Treasury
Management
Systems
Guide

2017

Treasury's greatest challenges and opportunities in 2018

Interviews

By Patrick Moore

Disruption: Do US middle market firms have their heads in the sand?

ONLY ONE IN SIX US MID-SIZED FIRMS ARE PREPARED FOR DISRUPTION, DESPITE 80% SAYING THEY HAVE ALREADY OR EXPECT TO EXPERIENCE IT IN THE NEXT THREE YEARS

While many mid-sized US companies believe their industry is vulnerable to disruption, most believe that their company is shielded from it, a recent survey has found. Many of these businesses were underprepared for such an event, Capital One found in its recently released 2017 Disruption in the Middle Market study.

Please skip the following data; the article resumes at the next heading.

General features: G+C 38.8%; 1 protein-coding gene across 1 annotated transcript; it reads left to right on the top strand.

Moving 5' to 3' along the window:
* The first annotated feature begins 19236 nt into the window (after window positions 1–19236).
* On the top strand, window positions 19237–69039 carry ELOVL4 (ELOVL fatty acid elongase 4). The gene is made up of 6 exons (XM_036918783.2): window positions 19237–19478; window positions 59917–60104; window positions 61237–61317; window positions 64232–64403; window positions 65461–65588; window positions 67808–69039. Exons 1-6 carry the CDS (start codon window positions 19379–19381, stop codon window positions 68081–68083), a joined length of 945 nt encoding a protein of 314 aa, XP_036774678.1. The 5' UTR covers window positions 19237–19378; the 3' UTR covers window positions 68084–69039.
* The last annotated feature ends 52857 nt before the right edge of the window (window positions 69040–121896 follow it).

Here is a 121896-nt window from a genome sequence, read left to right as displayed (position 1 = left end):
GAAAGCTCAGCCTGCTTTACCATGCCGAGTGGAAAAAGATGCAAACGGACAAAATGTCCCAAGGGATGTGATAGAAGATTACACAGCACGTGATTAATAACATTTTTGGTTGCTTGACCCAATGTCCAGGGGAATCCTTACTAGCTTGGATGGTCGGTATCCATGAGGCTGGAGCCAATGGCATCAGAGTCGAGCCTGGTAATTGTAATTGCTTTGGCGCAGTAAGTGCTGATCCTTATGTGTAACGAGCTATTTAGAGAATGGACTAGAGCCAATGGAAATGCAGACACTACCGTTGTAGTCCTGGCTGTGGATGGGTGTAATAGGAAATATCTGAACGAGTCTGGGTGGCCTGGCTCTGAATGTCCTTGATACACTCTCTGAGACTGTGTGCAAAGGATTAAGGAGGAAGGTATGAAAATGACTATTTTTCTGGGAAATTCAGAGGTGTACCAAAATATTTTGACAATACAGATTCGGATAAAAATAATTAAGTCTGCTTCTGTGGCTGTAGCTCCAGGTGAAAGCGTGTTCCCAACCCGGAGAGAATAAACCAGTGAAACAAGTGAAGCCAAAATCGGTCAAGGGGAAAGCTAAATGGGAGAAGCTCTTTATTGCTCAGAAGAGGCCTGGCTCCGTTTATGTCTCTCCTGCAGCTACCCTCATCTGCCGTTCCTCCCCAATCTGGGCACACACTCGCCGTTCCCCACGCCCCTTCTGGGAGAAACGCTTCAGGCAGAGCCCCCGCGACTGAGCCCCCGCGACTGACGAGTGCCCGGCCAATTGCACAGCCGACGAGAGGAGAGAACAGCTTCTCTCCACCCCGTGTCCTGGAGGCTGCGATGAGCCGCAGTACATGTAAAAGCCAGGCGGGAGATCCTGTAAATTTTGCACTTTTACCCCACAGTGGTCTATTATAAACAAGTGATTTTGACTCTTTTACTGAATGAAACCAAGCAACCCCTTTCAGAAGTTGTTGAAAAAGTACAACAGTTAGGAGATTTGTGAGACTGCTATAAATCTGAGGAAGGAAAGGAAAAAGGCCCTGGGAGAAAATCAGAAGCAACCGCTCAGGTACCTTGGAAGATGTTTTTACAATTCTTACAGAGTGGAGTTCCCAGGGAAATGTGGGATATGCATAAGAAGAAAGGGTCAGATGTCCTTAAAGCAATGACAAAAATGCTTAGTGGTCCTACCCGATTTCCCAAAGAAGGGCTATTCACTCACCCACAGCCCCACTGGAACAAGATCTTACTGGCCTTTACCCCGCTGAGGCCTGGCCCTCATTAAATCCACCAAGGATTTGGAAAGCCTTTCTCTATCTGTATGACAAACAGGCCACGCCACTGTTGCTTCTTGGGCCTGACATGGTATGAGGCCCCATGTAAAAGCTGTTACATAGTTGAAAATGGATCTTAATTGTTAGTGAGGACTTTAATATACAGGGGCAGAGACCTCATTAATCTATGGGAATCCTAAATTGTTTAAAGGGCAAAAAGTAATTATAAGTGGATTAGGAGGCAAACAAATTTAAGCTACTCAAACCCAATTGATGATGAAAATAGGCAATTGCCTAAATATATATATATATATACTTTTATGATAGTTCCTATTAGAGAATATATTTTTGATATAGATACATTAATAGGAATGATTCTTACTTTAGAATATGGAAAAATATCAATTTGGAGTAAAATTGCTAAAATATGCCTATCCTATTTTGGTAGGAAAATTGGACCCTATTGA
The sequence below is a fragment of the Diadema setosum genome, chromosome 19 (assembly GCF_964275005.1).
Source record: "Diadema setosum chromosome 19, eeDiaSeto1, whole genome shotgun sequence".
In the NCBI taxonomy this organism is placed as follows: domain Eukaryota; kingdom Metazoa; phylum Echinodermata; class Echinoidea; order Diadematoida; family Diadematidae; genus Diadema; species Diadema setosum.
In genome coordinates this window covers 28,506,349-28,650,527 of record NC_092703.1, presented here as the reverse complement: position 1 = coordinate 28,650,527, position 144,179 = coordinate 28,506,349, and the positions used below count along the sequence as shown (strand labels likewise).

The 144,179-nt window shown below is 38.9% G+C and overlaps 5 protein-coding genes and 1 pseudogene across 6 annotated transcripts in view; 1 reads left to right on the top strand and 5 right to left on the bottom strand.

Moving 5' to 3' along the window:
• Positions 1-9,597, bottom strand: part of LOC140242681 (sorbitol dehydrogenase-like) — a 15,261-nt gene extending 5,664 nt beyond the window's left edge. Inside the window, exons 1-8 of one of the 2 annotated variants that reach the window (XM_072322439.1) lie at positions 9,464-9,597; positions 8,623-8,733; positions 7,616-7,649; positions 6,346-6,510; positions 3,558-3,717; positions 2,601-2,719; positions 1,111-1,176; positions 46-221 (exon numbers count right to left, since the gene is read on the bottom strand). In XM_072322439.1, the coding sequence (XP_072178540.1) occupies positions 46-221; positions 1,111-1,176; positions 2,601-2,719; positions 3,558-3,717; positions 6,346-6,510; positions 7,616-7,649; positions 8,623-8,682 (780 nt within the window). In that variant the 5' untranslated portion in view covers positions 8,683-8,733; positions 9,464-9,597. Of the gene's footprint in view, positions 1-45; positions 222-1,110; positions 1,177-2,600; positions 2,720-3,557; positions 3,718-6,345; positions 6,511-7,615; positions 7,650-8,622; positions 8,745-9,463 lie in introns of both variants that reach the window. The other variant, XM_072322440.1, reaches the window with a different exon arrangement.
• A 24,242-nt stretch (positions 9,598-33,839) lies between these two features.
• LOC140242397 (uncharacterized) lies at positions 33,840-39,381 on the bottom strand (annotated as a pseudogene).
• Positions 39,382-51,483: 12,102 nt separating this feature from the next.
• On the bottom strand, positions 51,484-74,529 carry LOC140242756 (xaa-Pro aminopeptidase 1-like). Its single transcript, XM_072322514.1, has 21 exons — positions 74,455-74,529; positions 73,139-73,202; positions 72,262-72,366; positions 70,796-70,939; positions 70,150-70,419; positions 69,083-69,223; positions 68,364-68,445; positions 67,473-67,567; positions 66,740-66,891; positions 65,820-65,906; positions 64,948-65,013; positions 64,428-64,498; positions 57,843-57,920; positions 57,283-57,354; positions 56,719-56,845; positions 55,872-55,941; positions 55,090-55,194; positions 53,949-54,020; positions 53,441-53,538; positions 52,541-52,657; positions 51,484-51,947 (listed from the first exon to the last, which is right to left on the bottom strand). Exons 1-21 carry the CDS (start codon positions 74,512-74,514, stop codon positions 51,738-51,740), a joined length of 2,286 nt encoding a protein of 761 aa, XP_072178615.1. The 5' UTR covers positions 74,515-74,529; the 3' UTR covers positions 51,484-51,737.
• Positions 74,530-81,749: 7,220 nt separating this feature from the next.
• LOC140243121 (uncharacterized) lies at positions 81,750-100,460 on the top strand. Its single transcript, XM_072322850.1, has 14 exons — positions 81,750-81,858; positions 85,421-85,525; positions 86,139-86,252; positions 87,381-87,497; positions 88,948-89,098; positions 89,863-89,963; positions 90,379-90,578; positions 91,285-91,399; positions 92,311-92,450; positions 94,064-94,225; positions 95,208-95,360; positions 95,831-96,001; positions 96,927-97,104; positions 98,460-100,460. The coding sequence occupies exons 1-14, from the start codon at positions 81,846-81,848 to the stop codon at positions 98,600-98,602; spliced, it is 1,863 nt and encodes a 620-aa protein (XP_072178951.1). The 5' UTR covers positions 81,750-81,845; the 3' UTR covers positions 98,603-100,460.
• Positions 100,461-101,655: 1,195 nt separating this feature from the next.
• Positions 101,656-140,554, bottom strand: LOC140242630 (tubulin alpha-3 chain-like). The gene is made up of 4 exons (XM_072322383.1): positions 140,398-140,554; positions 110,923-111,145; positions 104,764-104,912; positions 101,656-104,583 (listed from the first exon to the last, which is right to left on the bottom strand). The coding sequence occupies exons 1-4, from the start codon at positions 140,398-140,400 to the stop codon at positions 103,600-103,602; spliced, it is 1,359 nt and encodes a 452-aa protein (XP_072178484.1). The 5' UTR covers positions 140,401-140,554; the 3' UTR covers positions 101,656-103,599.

As many as 80% of respondents said their companies have already experienced disruption or expect to experience it during the next three years. However, only one in six believe they are prepared to deal with a disruptive event. While 43% said that their industry is vulnerable to disruption, just 18% believe that their own company is vulnerable. “It was actually quite interesting as there seemed to be some contradictory views from the respondents on disruption,” Patrick Moore, head of treasury product management and innovation at Capital One, told journalist Victoria Beckett. “Many of the respondents felt that the industry of their specific market segment was particularly vulnerable to disruption but they were far less worried about the impact of their own company,” he says. However, 15% of middle-market companies claim they have already faced a disruption that had a material impact on their finances, and an additional 73% expect to experience a disruption within the next three years, the survey found. Middle-market executives as a group cited the Internet of Things and big data analytics as likely causes of disruption, but this finding varied considerably by industry. “One could argue there is a lot going on in their ecosystem but there is a sense that they are being shielded from it,” he says. This may be due to the way companies view ‘disruption’, Moore agues. Disruption has taken place in the industries of most of the respondents and it has impacted their banks, but they may not view it that way. “Often people think disruption is a big bang event, but disruption and innovation can be incremental as well,” notes Moore.